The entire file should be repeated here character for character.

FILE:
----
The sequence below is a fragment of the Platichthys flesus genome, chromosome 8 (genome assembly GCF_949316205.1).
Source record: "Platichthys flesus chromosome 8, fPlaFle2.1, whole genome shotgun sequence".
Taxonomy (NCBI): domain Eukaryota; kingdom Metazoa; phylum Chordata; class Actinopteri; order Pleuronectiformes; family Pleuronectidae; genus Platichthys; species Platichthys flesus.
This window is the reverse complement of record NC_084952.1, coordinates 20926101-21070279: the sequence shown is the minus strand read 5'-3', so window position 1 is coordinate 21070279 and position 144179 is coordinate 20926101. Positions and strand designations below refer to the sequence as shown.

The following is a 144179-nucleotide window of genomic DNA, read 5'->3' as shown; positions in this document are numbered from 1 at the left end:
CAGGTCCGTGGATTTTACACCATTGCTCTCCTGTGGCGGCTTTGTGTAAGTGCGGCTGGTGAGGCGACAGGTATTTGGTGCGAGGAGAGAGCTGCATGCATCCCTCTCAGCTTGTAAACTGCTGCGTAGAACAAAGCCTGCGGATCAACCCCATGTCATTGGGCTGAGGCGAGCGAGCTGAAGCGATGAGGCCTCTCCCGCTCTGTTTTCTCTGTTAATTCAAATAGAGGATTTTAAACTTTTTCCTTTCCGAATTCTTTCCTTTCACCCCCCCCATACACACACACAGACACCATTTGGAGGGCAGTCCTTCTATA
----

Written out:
The sequence below is a fragment of the Platichthys flesus genome, chromosome 8 (genome assembly GCF_949316205.1).
Source record: "Platichthys flesus chromosome 8, fPlaFle2.1, whole genome shotgun sequence".
Taxonomy (NCBI): domain Eukaryota; kingdom Metazoa; phylum Chordata; class Actinopteri; order Pleuronectiformes; family Pleuronectidae; genus Platichthys; species Platichthys flesus.
This window is the reverse complement of record NC_084952.1, coordinates 20926101-21070279: the sequence shown is the minus strand read 5'-3', so window position 1 is coordinate 21070279 and position 144179 is coordinate 20926101. Positions and strand designations below refer to the sequence as shown.

The following is a 144179-nucleotide window of genomic DNA, read 5'->3' as shown; positions in this document are numbered from 1 at the left end:
CAGGTCCGTGGATTTTACACCATTGCTCTCCTGTGGCGGCTTTGTGTAAGTGCGGCTGGTGAGGCGACAGGTATTTGGTGCGAGGAGAGAGCTGCATGCATCCCTCTCAGCTTGTAAACTGCTGCGTAGAACAAAGCCTGCGGATCAACCCCATGTCATTGGGCTGAGGCGAGCGAGCTGAAGCGATGAGGCCTCTCCCGCTCTGTTTTCTCTGTTAATTCAAATAGAGGATTTTAAACTTTTTCCTTTCCGAATTCTTTCCTTTCACCCCCCCCATACACACACACAGACACCATTTGGAGGGCAGTCCTTCTATA